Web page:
Joan Ochieng is pictured outside her dwelling in early November in the Kiamaiko section of Nairobi, Kenya's capital city. The year 2011 was not good for Kenyan women like Ochieng. Just about everything was a struggle.
Catholic News Service
The year 2011 was not good for women such as Joan Ochieng. Just about everything was a struggle.
“We were not treated fairly,” the Nairobi resident and single mother said of life, noting the many pressures, including spiraling food prices that caused her and her family of four children and one grandchild to often go to bed hungry.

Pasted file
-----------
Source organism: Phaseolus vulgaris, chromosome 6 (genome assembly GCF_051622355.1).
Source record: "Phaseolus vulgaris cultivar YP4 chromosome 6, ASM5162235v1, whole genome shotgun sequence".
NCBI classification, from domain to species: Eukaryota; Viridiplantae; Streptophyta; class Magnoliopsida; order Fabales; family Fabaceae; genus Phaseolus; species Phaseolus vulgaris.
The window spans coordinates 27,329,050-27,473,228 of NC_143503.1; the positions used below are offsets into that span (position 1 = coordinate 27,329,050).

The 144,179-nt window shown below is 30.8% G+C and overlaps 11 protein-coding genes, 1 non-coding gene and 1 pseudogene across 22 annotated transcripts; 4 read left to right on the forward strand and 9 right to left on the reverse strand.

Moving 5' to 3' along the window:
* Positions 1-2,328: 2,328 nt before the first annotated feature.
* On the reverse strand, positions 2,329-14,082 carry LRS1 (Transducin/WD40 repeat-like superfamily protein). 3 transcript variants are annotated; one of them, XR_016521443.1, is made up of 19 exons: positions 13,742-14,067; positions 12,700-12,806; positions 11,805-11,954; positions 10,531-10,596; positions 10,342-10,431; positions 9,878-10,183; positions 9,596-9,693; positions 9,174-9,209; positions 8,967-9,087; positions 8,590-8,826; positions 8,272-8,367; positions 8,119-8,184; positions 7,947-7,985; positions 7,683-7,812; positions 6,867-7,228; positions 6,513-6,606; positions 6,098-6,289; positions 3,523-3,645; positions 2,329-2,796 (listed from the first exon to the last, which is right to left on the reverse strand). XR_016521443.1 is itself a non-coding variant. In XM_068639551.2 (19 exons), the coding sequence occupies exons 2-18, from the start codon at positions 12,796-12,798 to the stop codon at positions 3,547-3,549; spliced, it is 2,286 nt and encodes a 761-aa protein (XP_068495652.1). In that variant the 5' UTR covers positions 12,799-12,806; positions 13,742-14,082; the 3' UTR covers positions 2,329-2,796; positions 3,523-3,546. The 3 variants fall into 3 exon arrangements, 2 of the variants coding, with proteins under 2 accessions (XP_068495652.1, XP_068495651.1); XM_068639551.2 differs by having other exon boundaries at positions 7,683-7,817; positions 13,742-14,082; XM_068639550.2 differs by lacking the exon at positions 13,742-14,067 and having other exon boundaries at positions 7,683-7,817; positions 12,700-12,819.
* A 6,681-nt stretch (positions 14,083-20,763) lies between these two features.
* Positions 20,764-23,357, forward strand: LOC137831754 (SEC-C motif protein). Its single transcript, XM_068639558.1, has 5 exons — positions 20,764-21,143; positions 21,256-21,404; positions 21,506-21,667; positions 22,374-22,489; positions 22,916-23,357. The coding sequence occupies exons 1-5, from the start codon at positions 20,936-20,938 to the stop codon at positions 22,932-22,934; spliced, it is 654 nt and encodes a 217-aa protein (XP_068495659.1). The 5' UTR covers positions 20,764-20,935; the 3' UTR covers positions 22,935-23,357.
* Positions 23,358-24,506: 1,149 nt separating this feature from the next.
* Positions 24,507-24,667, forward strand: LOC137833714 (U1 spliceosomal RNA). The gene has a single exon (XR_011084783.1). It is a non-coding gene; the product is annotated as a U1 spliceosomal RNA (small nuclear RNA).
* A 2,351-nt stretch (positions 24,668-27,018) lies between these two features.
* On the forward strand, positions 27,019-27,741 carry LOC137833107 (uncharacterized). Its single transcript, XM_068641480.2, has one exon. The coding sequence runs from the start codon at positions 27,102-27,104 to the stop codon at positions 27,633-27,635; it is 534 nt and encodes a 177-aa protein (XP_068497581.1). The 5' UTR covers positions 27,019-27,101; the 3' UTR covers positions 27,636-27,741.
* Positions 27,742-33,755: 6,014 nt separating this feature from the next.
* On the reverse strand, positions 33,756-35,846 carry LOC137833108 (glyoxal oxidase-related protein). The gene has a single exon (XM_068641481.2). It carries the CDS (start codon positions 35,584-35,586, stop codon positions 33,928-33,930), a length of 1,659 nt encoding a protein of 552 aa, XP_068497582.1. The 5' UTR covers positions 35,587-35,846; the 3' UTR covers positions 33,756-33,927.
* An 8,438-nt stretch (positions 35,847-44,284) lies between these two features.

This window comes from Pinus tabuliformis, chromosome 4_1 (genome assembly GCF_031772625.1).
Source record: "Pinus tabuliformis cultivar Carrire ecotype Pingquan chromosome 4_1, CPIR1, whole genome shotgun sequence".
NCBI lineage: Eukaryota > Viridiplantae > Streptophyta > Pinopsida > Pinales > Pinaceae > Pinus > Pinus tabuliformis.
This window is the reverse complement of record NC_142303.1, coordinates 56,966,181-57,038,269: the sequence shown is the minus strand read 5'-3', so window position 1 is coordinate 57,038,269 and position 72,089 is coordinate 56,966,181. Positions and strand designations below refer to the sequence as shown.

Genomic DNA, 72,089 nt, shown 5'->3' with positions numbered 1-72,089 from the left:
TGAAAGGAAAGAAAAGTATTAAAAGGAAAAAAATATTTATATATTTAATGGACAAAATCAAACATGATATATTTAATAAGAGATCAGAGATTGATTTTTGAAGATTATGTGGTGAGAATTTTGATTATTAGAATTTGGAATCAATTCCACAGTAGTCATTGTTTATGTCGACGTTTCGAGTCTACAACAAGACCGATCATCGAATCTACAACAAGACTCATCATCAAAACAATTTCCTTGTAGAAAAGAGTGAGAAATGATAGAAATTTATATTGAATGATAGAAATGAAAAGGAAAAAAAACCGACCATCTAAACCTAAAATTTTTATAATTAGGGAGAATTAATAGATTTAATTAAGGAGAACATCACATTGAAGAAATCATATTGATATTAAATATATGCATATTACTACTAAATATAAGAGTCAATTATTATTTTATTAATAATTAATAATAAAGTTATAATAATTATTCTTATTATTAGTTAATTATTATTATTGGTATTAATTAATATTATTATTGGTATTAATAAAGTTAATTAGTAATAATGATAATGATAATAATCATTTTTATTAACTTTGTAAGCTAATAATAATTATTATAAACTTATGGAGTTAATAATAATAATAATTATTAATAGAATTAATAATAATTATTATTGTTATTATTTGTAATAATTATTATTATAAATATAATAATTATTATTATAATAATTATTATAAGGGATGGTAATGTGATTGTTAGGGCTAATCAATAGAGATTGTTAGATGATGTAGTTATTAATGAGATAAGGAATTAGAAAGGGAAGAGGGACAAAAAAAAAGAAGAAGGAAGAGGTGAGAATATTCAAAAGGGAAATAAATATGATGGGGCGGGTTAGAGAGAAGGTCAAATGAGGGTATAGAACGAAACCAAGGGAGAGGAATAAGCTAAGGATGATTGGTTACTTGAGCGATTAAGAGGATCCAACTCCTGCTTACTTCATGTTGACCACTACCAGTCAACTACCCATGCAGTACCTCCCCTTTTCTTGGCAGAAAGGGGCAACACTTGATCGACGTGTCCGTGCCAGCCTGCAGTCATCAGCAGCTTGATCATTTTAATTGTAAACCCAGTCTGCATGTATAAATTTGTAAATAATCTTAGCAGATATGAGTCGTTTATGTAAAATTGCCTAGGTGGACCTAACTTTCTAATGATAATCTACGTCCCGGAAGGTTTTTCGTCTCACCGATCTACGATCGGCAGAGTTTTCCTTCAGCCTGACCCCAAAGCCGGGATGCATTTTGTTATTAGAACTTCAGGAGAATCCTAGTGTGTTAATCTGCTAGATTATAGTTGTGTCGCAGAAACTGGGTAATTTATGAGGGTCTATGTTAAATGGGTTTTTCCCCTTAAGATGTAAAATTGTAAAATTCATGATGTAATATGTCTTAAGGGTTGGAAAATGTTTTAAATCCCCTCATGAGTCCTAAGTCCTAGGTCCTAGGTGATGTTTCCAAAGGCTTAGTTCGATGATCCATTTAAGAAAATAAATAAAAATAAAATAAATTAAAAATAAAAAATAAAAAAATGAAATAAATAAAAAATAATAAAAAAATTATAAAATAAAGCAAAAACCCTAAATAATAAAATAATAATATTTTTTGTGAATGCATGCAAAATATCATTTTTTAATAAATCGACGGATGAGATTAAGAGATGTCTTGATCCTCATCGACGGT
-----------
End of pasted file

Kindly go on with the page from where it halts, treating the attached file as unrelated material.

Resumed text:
When things like rice doubled in price in six months, a bowl of porridge was often the only sustenance in a day in which eating three meals was almost unheard of. Even eating two meals was often a rarity.
That was not good for a woman who must also take anti-viral medicines for treating HIV. Such treatment can be debilitating on an empty stomach, and it caused Ochieng to shake and experience nausea.
These factors left Ochieng, 41, who lives in the Kiamaiko section of Kenya’s capital city, pessimistic.
“It’s out of our control,” she said, “it’s up to God.” It also made her angry that the experiences of her and other poor Nairobi residents do not seem to be a priority for Kenyan politicians — nor for the larger world.